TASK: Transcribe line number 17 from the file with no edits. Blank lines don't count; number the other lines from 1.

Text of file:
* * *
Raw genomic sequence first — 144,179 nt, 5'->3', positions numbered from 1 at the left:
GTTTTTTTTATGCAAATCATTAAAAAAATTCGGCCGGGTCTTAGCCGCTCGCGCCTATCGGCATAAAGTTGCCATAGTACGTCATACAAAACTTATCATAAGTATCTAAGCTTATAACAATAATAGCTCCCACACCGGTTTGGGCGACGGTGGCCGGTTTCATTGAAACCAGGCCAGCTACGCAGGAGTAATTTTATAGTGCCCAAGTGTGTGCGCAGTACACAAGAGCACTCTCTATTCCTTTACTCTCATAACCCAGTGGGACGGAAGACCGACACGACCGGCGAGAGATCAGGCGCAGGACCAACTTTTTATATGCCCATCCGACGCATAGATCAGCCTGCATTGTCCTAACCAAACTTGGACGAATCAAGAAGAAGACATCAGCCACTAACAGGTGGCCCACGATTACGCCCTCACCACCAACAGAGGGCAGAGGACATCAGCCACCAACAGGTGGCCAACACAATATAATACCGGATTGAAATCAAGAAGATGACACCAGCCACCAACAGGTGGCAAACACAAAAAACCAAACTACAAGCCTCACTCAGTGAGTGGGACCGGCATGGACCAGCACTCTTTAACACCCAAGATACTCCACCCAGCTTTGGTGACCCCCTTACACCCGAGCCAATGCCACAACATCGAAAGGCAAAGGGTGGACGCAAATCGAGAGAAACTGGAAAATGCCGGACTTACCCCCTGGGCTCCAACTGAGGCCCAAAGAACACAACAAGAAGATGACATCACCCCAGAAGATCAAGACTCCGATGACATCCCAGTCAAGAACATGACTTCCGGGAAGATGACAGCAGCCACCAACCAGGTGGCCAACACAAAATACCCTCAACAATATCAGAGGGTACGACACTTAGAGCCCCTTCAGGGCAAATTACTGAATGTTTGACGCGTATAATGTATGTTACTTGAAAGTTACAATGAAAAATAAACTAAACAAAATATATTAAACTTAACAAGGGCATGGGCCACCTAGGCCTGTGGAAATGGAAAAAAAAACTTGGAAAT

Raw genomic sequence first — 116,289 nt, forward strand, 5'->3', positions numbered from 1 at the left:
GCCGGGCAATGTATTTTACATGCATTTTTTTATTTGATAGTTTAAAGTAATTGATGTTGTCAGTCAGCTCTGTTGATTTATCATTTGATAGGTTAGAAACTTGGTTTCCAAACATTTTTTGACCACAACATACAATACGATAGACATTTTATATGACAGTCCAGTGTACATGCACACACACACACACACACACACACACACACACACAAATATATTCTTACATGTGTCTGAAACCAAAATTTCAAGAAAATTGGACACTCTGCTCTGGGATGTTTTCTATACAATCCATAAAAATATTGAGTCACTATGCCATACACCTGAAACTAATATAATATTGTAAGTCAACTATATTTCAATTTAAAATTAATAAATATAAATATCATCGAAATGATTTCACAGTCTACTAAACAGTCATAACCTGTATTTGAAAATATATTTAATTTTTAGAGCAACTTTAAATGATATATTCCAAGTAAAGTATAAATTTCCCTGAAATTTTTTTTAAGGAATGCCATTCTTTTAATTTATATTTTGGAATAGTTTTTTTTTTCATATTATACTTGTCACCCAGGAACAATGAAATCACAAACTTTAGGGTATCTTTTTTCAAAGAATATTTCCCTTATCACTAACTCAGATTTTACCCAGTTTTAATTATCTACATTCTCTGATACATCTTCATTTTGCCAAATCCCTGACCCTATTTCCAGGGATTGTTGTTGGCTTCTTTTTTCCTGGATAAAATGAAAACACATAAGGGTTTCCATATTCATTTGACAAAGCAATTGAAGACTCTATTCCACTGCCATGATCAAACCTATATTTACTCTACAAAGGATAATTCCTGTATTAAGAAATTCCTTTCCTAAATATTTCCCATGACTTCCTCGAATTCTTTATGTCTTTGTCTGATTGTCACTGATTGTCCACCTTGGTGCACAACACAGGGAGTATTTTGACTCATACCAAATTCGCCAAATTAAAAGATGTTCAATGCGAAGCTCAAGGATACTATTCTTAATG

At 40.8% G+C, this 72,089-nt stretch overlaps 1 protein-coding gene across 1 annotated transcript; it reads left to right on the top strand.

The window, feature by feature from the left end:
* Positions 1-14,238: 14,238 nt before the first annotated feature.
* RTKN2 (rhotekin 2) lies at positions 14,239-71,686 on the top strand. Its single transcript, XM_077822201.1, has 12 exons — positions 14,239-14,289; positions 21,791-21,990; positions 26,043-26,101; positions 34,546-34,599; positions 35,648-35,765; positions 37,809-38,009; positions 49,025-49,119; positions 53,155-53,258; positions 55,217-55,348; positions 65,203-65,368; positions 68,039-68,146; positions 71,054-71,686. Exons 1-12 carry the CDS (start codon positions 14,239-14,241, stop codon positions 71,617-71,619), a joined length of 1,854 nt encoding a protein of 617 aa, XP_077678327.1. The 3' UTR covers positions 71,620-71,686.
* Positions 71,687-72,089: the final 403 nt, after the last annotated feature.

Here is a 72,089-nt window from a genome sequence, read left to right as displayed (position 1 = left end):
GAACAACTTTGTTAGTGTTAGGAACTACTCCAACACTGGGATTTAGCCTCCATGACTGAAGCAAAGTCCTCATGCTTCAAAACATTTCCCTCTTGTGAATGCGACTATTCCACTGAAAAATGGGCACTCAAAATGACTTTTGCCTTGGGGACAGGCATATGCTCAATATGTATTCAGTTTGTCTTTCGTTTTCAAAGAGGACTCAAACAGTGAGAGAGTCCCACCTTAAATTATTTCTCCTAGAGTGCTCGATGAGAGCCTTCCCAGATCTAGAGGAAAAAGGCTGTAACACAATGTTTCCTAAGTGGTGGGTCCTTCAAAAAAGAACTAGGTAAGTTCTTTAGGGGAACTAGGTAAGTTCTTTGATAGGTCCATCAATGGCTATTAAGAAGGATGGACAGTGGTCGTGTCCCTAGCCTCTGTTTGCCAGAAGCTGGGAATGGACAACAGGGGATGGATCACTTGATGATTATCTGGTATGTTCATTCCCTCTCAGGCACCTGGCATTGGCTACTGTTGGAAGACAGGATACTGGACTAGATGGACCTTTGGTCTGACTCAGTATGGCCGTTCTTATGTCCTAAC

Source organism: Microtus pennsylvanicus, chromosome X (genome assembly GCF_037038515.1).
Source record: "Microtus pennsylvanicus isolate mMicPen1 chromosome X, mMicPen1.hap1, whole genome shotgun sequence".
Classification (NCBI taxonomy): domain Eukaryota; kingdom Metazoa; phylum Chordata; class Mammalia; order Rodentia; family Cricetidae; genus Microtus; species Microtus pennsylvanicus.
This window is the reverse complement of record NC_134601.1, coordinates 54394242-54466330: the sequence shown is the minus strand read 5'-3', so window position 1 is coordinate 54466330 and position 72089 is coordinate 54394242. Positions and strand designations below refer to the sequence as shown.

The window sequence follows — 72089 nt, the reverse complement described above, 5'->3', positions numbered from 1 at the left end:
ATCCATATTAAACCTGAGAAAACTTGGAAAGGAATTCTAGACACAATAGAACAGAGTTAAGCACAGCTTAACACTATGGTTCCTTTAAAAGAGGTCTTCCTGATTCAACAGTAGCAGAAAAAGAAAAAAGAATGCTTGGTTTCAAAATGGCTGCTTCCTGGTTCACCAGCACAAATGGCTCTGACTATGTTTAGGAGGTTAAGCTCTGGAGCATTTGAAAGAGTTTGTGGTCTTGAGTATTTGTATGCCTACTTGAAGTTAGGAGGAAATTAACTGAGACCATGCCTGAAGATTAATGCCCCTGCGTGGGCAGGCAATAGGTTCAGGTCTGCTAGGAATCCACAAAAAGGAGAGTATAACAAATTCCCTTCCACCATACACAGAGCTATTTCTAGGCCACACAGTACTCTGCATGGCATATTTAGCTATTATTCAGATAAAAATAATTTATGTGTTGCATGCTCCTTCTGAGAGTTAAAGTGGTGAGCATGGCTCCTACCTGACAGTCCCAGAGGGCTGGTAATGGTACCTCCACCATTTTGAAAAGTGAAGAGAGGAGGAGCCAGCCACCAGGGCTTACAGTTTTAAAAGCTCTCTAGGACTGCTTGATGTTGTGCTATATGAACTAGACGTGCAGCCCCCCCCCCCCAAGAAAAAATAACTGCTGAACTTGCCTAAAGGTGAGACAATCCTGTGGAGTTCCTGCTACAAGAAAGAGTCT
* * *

ATCCATATTAAACCTGAGAAAACTTGGAAAGGAATTCTAGACACAATAGAACAGAGTTAAGCACAGCTTAACACTATGGTTCCTTTAAAAGAGGTCTTCCTGATTCAACAGTAGCAGAAAAAGAAAAAAGAATGCTTGGTTTCAAAATGGCTGCTTCCTGGTTCACCAGCACAAATGGCTCTGACTATGTTTAGGAGGTTAAGCTCTGGAGCATTTGAAAGAGTTTGTGGTCTTGAGTATTTGTATGCCTACTTGAAGTTAGGAGGAAATTAACTGAGACCATGCCTGAAGATTAATGCCCCTGCGTGGGCAGGCAATAGGTTCAGGTCTGCTAGGAATCCACAAAAAGGAGAGTATAACAAATTCCCTTCCACCATACACAGAGCTATTTCTAGGCCACACAGTACTCTGCATGGCATATTTAGCTATTATTCAGATAAAAATAATTTATGTGTTGCATGCTCCTTCTGAGAGTTAAAGTGGTGAGCATGGCTCCTACCTGACAGTCCCAGAGGGCTGGTAATGGTACCTCCACCATTTTGAAAAGTGAAGAGAGGAGGAGCCAGCCACCAGGGCTTACAGTTTTAAAAGCTCTCTAGGACTGCTTGATGTTGTGCTATATGAACTAGACGTGCAGCCCCCCCCCCCCAAGAAAAAATAACTGCTGAACTTGCCTAAAGGTGAGACAATCCTGTGGAGTTCCTGCTACAAGAAAGAGTCT